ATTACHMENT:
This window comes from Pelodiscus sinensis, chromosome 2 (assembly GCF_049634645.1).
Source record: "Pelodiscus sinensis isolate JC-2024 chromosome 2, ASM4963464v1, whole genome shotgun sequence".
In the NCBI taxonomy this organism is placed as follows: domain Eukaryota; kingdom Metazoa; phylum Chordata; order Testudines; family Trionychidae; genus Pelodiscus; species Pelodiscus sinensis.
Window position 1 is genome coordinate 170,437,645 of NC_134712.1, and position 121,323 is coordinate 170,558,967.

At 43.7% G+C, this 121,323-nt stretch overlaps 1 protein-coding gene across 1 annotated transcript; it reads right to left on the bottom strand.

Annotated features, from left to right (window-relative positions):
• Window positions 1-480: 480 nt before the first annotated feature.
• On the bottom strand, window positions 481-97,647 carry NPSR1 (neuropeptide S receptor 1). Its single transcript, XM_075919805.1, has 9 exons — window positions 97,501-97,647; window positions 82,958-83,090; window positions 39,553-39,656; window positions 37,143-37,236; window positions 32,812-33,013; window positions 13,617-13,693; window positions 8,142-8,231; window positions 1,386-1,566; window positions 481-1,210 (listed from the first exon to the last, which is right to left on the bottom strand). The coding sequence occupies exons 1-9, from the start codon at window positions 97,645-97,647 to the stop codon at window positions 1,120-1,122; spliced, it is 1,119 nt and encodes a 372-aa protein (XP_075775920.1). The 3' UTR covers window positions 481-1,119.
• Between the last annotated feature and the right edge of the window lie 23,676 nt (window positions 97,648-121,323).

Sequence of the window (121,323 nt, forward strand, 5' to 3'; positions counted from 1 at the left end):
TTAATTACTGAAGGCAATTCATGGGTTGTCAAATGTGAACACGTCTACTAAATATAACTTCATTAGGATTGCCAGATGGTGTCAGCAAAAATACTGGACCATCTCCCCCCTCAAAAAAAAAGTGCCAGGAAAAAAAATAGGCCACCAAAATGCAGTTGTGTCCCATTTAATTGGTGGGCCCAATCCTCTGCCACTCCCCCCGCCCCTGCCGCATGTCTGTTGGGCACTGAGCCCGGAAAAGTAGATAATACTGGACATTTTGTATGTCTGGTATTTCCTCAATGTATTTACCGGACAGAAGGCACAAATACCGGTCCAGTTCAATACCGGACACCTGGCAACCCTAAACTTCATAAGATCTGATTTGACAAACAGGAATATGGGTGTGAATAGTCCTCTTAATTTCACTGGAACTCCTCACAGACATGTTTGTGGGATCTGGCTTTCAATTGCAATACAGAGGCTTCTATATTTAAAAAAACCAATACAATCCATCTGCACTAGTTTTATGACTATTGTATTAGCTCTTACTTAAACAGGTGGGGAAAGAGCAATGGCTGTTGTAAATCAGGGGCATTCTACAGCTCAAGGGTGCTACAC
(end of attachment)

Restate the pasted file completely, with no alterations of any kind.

This window comes from Pelodiscus sinensis, chromosome 2 (assembly GCF_049634645.1).
Source record: "Pelodiscus sinensis isolate JC-2024 chromosome 2, ASM4963464v1, whole genome shotgun sequence".
In the NCBI taxonomy this organism is placed as follows: domain Eukaryota; kingdom Metazoa; phylum Chordata; order Testudines; family Trionychidae; genus Pelodiscus; species Pelodiscus sinensis.
Window position 1 is genome coordinate 170,437,645 of NC_134712.1, and position 121,323 is coordinate 170,558,967.

At 43.7% G+C, this 121,323-nt stretch overlaps 1 protein-coding gene across 1 annotated transcript; it reads right to left on the bottom strand.

Annotated features, from left to right (window-relative positions):
• Window positions 1-480: 480 nt before the first annotated feature.
• On the bottom strand, window positions 481-97,647 carry NPSR1 (neuropeptide S receptor 1). Its single transcript, XM_075919805.1, has 9 exons — window positions 97,501-97,647; window positions 82,958-83,090; window positions 39,553-39,656; window positions 37,143-37,236; window positions 32,812-33,013; window positions 13,617-13,693; window positions 8,142-8,231; window positions 1,386-1,566; window positions 481-1,210 (listed from the first exon to the last, which is right to left on the bottom strand). The coding sequence occupies exons 1-9, from the start codon at window positions 97,645-97,647 to the stop codon at window positions 1,120-1,122; spliced, it is 1,119 nt and encodes a 372-aa protein (XP_075775920.1). The 3' UTR covers window positions 481-1,119.
• Between the last annotated feature and the right edge of the window lie 23,676 nt (window positions 97,648-121,323).

Sequence of the window (121,323 nt, forward strand, 5' to 3'; positions counted from 1 at the left end):
TTAATTACTGAAGGCAATTCATGGGTTGTCAAATGTGAACACGTCTACTAAATATAACTTCATTAGGATTGCCAGATGGTGTCAGCAAAAATACTGGACCATCTCCCCCCTCAAAAAAAAAGTGCCAGGAAAAAAAATAGGCCACCAAAATGCAGTTGTGTCCCATTTAATTGGTGGGCCCAATCCTCTGCCACTCCCCCCGCCCCTGCCGCATGTCTGTTGGGCACTGAGCCCGGAAAAGTAGATAATACTGGACATTTTGTATGTCTGGTATTTCCTCAATGTATTTACCGGACAGAAGGCACAAATACCGGTCCAGTTCAATACCGGACACCTGGCAACCCTAAACTTCATAAGATCTGATTTGACAAACAGGAATATGGGTGTGAATAGTCCTCTTAATTTCACTGGAACTCCTCACAGACATGTTTGTGGGATCTGGCTTTCAATTGCAATACAGAGGCTTCTATATTTAAAAAAACCAATACAATCCATCTGCACTAGTTTTATGACTATTGTATTAGCTCTTACTTAAACAGGTGGGGAAAGAGCAATGGCTGTTGTAAATCAGGGGCATTCTACAGCTCAAGGGTGCTACAC